3 Story: The Secret History of the Giant Man
Written and illustrated by: Matt Kindt
Publisher: Dark Horse Comics
Format: Hardcover, 5.5 x 8.25, 192 pages, Full Color, $19.99
Lesson plan by Dr. Katie Monnin
Even though I tend to be biased and not-so-secretly in love with the graphic novel format, I am often disappointed in new graphic novels that make little to no attempt to truly push the format to its extreme literary potential. When I read Matt Kindt’s 3 Story: The Secret History of the Giant Man, I did not feel disappointed. Kindt's storytelling calls on readers to actively pay attention to the significance behind reading literature written with both words and images. Readers will find themselves thinking: "How are the words and the images working together to tell the story? How are they working individually to tell the story? And, how are they working in contradiction to one another to tell the story?" This graphic novel, in short, will call on teachers and students to truly examine the dynamics behind modern literature written in the graphic novel format.
In terms of a brief summary, I hesitate to give away too much. It is truly a reading experience one must have on his/her own. However, I will say that the story centers on the life of a man who, from birth to death, never stops growing. Literally, he ends up being about three stories high. The story is told from three perspectives: his mother, his wife, and his daughter. Now, my friends, I leave it in your hands to go out and find this amazing graphic novel and recommend it and teach it to your students.**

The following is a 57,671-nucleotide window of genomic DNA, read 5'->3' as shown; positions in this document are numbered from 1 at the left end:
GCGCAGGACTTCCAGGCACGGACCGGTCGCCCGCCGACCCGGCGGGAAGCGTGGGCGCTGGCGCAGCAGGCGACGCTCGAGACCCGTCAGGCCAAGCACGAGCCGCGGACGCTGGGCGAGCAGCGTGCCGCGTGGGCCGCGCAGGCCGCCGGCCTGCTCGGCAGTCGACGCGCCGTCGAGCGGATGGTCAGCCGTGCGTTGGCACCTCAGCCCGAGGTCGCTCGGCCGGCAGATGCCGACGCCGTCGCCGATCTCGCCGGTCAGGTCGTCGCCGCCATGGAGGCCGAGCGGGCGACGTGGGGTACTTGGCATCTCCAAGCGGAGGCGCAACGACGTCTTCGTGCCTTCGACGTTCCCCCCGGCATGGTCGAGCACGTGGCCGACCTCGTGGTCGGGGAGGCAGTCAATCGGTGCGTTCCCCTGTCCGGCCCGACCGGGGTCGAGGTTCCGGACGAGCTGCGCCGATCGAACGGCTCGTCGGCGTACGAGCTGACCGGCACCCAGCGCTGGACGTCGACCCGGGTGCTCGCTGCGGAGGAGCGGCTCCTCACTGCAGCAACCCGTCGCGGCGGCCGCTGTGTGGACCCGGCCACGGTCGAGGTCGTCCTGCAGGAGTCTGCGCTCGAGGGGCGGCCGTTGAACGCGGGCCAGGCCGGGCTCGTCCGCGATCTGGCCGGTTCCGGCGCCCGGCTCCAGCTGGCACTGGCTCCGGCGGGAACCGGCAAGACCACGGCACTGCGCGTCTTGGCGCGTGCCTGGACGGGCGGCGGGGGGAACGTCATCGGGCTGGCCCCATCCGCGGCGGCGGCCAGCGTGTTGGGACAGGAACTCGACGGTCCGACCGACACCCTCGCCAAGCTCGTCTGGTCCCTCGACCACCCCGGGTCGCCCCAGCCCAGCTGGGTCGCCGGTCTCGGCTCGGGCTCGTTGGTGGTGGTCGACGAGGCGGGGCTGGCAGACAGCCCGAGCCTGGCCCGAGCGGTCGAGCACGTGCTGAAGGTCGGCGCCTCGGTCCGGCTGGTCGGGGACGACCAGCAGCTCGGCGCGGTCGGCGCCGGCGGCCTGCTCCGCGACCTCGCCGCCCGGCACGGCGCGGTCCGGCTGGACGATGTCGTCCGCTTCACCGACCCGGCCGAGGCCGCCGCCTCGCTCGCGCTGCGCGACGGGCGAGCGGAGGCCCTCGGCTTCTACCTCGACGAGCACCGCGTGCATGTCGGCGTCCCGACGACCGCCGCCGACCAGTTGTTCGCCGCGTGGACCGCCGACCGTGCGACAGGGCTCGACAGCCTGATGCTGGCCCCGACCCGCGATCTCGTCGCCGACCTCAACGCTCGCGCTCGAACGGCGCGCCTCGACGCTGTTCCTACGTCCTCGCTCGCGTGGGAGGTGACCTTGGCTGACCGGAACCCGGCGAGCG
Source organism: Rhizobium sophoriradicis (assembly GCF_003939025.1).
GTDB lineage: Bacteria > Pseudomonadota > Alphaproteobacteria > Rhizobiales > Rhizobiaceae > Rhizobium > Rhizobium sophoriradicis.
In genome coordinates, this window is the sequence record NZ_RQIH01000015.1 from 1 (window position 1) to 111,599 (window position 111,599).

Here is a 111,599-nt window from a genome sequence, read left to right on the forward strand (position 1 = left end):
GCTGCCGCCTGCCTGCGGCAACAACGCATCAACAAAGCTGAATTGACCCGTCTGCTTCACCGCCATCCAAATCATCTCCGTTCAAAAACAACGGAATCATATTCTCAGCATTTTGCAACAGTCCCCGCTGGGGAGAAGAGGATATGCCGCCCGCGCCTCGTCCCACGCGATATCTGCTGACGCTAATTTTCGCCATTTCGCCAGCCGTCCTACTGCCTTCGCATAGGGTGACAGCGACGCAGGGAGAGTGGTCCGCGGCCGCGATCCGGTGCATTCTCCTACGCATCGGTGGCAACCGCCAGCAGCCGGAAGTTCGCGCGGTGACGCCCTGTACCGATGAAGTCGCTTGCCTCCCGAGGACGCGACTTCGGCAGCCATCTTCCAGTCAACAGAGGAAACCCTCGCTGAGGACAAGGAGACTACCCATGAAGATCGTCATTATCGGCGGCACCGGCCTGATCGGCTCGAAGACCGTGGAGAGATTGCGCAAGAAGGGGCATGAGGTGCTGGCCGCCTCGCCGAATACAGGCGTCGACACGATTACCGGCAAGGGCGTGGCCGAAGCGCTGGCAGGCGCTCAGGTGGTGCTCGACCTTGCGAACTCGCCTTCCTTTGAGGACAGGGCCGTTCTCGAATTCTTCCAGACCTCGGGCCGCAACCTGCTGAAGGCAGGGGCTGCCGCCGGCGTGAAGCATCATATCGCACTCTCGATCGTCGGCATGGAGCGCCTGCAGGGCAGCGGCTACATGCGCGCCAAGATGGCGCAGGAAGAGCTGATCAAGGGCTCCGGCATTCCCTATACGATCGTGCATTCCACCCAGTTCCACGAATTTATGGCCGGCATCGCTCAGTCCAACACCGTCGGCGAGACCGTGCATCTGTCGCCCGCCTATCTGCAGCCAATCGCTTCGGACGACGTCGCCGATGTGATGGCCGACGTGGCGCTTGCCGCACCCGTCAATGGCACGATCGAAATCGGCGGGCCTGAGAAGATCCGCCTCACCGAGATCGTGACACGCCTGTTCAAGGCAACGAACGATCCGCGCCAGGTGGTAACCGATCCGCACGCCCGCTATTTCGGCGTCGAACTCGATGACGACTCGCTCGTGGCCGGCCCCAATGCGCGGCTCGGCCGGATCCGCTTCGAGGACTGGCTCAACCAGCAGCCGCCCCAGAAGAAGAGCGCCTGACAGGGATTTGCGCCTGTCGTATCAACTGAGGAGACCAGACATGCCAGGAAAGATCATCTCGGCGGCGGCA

English Language Arts Elements of Story
Plot: The story centers around the life of a man who does not stop growing from birth to death
Setting: Each of the settings is seen through a particular lens. For instance, the childhood settings (home, school, with schoolmates, etc.) are seen through his mother's perspective. The married life settings (home, work, world travel) are seen through his wife's perspective. Finally, his recluse days (various sightings in a number of places, like the woods, in the ocean, in Las Vegas) are seen through his daughter's perspective.
Characters: The Giant Man (Craig Pressgang), Mrs. Pressgang (the mother), Mrs. Jo Pressgang (wife), Iris Pressgang (daughter), CIA operatives, the press
Themes: Family, Life Cycle, Relationships, Identity, Love, Searches, Truth and Mystery
Traditional Literature Pairing Suggestions: F. Scott Fitzgerald's The Curious Case of Benjamin Button, Franz Kafka's The Metamorposis, Arthur Miller's Death of a Salesman, A Connecticut Yankee in King Arthur's Court by Mark Twain, The Strange Case of Dr. Jekyll and Mr. Hyde by Robert Louis Stevenson
** This graphic novel contains brief instances of sexual imagery and nudity. However, as a teacher, I would use it in the classroom. The literary depth of the story makes these brief moments necessary and critical to the storytelling.
Some Teaching Recommendations For High School English Language Arts
Suggested Alignment to the IRA /NCTE Standard(s):*
- standard #s correspond to the numbers used by IRA/NCTE
1. Students read a wide range of print and nonprint texts to build an understanding of texts, of themselves, and of the cultures of the United States and the world; to acquire new information; to respond to the needs and demands of society and the workplace; and for personal fulfillment. Among these texts are fiction and nonfiction, classic and contemporary works.
2. Students read a wide range of literature from many periods in many genres to build an understanding of the many dimensions (e.g., philosophical, ethical, aesthetic) of human experience.